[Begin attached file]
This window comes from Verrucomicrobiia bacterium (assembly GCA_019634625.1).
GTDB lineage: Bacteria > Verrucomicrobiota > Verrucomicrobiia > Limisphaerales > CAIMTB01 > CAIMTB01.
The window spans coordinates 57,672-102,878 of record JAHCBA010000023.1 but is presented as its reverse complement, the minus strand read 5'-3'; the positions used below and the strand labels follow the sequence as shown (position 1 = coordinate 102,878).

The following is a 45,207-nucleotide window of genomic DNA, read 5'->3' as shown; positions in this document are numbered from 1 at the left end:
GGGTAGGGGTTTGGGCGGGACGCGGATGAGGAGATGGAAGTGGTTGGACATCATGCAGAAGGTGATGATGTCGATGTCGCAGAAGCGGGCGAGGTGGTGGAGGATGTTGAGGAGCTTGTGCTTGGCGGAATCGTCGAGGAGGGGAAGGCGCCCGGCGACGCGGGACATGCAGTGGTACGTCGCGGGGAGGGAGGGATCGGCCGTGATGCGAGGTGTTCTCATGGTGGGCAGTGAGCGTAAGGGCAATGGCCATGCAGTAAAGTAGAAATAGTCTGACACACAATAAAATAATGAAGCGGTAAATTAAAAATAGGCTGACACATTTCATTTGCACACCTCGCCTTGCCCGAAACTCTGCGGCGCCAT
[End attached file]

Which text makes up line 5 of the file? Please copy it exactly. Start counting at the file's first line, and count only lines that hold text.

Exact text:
GGGTAGGGGTTTGGGCGGGACGCGGATGAGGAGATGGAAGTGGTTGGACATCATGCAGAAGGTGATGATGTCGATGTCGCAGAAGCGGGCGAGGTGGTGGAGGATGTTGAGGAGCTTGTGCTTGGCGGAATCGTCGAGGAGGGGAAGGCGCCCGGCGACGCGGGACATGCAGTGGTACGTCGCGGGGAGGGAGGGATCGGCCGTGATGCGAGGTGTTCTCATGGTGGGCAGTGAGCGTAAGGGCAATGGCCATGCAGTAAAGTAGAAATAGTCTGACACACAATAAAATAATGAAGCGGTAAATTAAAAATAGGCTGACACATTTCATTTGCACACCTCGCCTTGCCCGAAACTCTGCGGCGCCAT